• The removal of objects is now forbidden in most countries and many sites in the US. As a result data collection methods have changed from description of a physical object accessible in the US to a full surrogate for an object that might be re-buried in the ground. Data collection has increased as the collection of objects has decreased.Still individual systems of data collection (see examples on the right) have emerged which have.Developed over timeAre Handed down from mentors Contain some technological adoption, particularly the adoption of Excel spreadsheets over relational databasesIn all of our interviews there was no reference to existing guides, such as the UK: Archaeological Data Service or Netherlands: DANS on archaeological documentation.
  • The removal of objects is now forbidden in most countries and many sites in the US. As a result data collection methods have changed from description of a physical object accessible in the US to a full surrogate for an object that might be re-buried in the ground. Data collection has increased as the collection of objects has decreased.Still individual systems of data collection (see examples on the right) have emerged which have.Developed over timeAre Handed down from mentors Contain some technological adoption, particularly the adoption of Excel spreadsheets over relational databasesIn all of our interviews there was no reference to existing guides, such as the UK: Archaeological Data Service or Netherlands: DANS on archaeological documentation.
  • The removal of objects is now forbidden in most countries and many sites in the US. As a result data collection methods have changed from description of a physical object accessible in the US to a full surrogate for an object that might be re-buried in the ground. Data collection has increased as the collection of objects has decreased.Still individual systems of data collection (see examples on the right) have emerged which have.Developed over timeAre Handed down from mentors Contain some technological adoption, particularly the adoption of Excel spreadsheets over relational databasesIn all of our interviews there was no reference to existing guides, such as the UK: Archaeological Data Service or Netherlands: DANS on archaeological documentation.
  • The removal of objects is now forbidden in most countries and many sites in the US. As a result data collection methods have changed from description of a physical object accessible in the US to a full surrogate for an object that might be re-buried in the ground. Data collection has increased as the collection of objects has decreased.Still individual systems of data collection (see examples on the right) have emerged which have.Developed over timeAre Handed down from mentors Contain some technological adoption, particularly the adoption of Excel spreadsheets over relational databasesIn all of our interviews there was no reference to existing guides, such as the UK: Archaeological Data Service or Netherlands: DANS on archaeological documentation.
  • The removal of objects is now forbidden in most countries and many sites in the US. As a result data collection methods have changed from description of a physical object accessible in the US to a full surrogate for an object that might be re-buried in the ground. Data collection has increased as the collection of objects has decreased.Still individual systems of data collection (see examples on the right) have emerged which have.Developed over timeAre Handed down from mentors Contain some technological adoption, particularly the adoption of Excel spreadsheets over relational databasesIn all of our interviews there was no reference to existing guides, such as the UK: Archaeological Data Service or Netherlands: DANS on archaeological documentation.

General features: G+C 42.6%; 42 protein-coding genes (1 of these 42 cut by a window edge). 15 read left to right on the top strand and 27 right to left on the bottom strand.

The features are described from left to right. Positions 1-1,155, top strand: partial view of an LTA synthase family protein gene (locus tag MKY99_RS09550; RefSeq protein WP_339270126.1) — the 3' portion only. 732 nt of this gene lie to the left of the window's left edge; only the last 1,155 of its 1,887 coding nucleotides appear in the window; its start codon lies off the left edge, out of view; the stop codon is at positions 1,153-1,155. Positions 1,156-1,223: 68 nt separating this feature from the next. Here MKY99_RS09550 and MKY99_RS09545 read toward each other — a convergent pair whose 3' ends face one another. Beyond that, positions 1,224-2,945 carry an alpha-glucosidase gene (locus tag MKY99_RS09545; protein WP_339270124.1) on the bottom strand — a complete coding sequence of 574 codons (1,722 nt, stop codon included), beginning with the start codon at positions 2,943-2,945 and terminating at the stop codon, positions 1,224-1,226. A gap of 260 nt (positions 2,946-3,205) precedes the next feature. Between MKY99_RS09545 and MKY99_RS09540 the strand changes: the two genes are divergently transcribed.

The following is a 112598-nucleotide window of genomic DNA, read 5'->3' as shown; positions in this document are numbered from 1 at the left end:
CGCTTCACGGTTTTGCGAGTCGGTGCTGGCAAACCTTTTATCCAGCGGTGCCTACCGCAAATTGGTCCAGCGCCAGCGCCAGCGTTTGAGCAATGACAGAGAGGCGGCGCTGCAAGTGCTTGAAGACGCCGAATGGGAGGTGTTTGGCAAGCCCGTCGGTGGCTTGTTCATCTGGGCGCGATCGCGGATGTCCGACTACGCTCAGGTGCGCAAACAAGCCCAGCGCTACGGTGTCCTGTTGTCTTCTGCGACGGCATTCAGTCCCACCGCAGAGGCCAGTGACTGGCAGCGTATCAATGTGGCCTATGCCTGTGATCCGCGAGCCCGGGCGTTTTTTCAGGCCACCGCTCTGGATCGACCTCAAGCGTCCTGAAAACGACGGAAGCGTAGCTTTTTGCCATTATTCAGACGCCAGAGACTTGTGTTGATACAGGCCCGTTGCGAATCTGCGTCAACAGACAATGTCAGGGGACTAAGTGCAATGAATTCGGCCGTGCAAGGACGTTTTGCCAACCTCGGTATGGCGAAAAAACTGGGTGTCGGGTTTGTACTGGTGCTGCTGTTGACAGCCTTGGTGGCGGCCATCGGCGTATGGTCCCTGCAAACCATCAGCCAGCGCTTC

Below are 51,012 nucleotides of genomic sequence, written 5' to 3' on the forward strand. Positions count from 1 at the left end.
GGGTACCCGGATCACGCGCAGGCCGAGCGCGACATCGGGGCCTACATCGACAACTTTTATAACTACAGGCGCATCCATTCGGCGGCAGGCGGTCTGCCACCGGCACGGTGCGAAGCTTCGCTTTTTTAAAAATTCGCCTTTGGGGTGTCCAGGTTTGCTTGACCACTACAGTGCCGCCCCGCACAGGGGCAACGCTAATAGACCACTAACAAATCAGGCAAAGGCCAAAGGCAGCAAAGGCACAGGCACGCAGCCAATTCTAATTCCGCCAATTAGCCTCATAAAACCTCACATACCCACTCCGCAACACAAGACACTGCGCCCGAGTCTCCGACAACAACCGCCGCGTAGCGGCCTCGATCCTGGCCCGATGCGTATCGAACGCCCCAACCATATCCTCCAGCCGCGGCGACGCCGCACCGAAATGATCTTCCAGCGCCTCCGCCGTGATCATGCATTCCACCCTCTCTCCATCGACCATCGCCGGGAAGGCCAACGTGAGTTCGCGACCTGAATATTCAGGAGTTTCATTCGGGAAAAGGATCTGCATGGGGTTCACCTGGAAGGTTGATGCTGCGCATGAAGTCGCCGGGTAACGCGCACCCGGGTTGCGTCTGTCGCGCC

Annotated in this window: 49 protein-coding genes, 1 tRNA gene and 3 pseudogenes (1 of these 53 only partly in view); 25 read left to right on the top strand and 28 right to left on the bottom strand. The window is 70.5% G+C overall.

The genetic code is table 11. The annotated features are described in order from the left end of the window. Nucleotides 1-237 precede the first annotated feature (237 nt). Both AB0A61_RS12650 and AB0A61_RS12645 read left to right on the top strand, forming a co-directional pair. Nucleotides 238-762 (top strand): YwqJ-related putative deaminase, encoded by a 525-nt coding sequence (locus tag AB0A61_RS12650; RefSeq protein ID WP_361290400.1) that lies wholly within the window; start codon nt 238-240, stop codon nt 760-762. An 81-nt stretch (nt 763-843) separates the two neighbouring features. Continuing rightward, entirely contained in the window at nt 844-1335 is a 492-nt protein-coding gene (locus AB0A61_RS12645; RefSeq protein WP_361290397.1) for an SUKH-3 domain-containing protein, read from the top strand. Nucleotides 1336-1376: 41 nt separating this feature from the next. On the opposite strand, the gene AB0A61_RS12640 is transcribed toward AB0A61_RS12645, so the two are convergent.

• The removal of objects is now forbidden in most countries and many sites in the US. As a result data collection methods have changed from description of a physical object accessible in the US to a full surrogate for an object that might be re-buried in the ground. Data collection has increased as the collection of objects has decreased.Still individual systems of data collection (see examples on the right) have emerged which have.Developed over timeAre Handed down from mentors Contain some technological adoption, particularly the adoption of Excel spreadsheets over relational databasesIn all of our interviews there was no reference to existing guides, such as the UK: Archaeological Data Service or Netherlands: DANS on archaeological documentation.
  • The removal of objects is now forbidden in most countries and many sites in the US. As a result data collection methods have changed from description of a physical object accessible in the US to a full surrogate for an object that might be re-buried in the ground. Data collection has increased as the collection of objects has decreased.Still individual systems of data collection (see examples on the right) have emerged which have.Developed over timeAre Handed down from mentors Contain some technological adoption, particularly the adoption of Excel spreadsheets over relational databasesIn all of our interviews there was no reference to existing guides, such as the UK: Archaeological Data Service or Netherlands: DANS on archaeological documentation.
  • The removal of objects is now forbidden in most countries and many sites in the US. As a result data collection methods have changed from description of a physical object accessible in the US to a full surrogate for an object that might be re-buried in the ground. Data collection has increased as the collection of objects has decreased.Still individual systems of data collection (see examples on the right) have emerged which have.Developed over timeAre Handed down from mentors Contain some technological adoption, particularly the adoption of Excel spreadsheets over relational databasesIn all of our interviews there was no reference to existing guides, such as the UK: Archaeological Data Service or Netherlands: DANS on archaeological documentation.